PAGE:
As arms control discussions commence in the US-Russia Strategic Stability Dialogue, Russia and United States should consider whether a single new arms control arrangement would be desirable, or rather if a framework of interrelated arrangements would be more conducive to success in future negotiations.
In addition to strategic offensive arms, three interrelated issue areas, distinct from one another but connected by technical and political considerations, should be considered as priorities: long-range precision-guided weapons, missile defense systems, and non-strategic nuclear weapons.
This paper contains an analysis of each of these three areas, including how they undermine strategic stability and present challenges to future negotiations, as well as recommendations for mitigating associated risks.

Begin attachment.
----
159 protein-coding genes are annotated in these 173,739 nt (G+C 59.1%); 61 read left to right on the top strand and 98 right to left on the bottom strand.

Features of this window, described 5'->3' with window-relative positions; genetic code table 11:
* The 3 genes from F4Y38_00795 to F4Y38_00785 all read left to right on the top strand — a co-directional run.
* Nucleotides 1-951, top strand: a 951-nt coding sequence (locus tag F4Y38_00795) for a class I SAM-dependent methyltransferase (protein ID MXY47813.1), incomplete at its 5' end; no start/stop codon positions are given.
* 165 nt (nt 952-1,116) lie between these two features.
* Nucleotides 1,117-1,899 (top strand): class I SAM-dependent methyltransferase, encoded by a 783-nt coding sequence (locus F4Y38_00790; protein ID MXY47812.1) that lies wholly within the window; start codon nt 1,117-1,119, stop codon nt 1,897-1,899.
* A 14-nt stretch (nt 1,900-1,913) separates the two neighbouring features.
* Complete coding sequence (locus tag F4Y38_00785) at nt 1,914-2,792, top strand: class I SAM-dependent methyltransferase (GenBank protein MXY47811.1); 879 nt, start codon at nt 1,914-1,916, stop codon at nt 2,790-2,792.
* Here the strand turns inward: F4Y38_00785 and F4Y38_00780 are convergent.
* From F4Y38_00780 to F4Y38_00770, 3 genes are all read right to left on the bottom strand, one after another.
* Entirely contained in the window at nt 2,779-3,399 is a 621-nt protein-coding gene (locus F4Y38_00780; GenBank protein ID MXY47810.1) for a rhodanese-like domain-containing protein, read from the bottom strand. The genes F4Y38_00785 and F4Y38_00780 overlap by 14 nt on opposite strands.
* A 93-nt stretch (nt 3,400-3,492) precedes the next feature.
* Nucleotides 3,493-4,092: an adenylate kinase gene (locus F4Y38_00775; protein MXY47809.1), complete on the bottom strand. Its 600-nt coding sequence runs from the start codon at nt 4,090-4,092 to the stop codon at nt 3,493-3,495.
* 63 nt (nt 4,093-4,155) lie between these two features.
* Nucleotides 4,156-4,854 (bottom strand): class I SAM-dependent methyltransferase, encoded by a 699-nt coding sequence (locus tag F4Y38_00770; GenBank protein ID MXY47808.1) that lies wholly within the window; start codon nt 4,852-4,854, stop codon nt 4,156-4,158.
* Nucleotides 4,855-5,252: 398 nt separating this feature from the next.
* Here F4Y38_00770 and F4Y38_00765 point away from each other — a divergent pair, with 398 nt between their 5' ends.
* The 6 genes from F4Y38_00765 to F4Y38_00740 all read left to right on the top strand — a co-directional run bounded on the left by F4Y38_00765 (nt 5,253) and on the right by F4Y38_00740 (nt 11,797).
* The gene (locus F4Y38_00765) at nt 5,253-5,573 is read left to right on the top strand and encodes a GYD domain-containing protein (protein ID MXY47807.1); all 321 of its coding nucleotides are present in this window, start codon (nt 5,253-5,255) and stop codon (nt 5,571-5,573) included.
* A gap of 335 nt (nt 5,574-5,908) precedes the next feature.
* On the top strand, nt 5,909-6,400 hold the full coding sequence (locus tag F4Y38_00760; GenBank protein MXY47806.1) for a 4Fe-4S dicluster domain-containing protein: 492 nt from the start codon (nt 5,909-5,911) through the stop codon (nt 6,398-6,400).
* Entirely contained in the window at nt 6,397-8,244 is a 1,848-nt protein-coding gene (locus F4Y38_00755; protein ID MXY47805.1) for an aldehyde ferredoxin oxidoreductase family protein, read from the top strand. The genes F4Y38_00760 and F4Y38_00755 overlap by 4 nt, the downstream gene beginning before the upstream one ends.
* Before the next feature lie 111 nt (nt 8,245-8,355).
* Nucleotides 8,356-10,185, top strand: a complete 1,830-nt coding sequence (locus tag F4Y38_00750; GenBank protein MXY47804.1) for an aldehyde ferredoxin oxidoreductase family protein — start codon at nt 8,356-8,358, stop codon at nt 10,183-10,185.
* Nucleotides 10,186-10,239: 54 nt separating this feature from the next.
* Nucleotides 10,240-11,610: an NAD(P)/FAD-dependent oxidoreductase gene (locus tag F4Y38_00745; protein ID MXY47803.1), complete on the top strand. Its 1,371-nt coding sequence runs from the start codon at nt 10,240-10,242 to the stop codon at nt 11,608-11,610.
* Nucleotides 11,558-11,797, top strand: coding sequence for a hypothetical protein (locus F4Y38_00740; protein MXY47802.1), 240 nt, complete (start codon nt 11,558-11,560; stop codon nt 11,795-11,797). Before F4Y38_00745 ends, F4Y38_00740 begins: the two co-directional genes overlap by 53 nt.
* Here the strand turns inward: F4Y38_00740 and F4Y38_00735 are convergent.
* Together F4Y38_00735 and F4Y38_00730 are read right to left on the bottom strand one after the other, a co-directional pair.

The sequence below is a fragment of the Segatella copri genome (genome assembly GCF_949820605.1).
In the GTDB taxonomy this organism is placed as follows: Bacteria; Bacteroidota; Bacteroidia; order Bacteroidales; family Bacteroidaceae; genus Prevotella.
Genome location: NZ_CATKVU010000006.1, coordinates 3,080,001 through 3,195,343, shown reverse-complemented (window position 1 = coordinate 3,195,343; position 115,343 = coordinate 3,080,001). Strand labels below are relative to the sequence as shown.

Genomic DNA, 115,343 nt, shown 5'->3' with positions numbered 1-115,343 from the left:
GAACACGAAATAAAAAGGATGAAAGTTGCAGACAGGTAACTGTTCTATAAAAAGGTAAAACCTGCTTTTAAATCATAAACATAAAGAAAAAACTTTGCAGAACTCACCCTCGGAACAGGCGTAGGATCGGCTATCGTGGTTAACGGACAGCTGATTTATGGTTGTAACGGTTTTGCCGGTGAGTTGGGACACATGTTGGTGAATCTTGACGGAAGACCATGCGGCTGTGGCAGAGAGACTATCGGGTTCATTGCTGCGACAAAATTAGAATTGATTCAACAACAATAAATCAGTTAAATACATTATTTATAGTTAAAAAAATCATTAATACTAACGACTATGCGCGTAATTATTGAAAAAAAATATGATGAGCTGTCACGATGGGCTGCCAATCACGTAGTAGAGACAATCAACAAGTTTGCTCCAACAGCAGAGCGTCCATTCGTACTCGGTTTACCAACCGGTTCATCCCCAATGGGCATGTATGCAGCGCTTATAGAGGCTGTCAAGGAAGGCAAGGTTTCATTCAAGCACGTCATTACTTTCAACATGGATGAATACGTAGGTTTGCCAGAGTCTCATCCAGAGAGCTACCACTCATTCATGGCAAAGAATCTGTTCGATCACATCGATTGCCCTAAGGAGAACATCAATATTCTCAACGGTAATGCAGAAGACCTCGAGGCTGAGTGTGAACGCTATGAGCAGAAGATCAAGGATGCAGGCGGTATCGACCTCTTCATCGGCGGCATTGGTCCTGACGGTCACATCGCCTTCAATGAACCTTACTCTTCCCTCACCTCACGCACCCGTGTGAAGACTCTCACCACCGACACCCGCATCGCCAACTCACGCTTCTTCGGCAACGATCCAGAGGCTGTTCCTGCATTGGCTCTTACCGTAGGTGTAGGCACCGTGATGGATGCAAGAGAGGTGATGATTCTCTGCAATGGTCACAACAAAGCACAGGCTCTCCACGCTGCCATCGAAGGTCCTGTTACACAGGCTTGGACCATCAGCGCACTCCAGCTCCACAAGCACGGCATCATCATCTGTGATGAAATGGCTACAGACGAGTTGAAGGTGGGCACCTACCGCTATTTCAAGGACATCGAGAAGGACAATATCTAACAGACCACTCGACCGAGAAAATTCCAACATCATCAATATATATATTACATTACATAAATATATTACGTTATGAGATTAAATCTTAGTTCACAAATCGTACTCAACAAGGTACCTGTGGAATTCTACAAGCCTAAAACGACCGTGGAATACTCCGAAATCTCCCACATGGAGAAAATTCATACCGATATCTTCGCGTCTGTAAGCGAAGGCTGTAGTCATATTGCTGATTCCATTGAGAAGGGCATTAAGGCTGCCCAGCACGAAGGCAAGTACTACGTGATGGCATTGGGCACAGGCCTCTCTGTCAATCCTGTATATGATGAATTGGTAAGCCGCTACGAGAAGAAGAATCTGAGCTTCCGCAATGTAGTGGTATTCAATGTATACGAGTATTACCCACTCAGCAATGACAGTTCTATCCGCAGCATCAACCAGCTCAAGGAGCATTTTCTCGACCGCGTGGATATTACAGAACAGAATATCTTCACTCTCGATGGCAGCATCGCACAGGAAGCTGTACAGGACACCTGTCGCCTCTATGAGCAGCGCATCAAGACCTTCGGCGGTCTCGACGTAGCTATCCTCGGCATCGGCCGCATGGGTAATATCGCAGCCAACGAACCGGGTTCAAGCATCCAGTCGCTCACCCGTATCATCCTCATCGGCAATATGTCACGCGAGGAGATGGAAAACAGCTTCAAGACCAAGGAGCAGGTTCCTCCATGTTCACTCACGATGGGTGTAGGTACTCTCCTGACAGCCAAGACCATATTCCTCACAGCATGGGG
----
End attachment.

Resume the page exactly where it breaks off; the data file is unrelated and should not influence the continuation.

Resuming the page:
About the Authors
Artem Kvartalnov is an M.A. candidate at the Moscow State Institute of International Relations. Previously, Artem was an intern at the Russian Ministry of Foreign Affairs. Artem’s research focuses on arms control, U.S.-Russia relations, and status-related issues in international politics.
Noah Mayhew is a Research Associate at the Vienna Center for Disarmament and Non-Proliferation, focusing on IAEA safeguards, arms control, and US–Russia relations. Before joining the VCDNP, Noah was an intern at the IAEA.
Daria Selezneva is a Research Associate at the Primakov National Research Institute of World Economy and International Relations. In January-July 2018, Daria was an intern at the UN Office for Disarmament Affairs.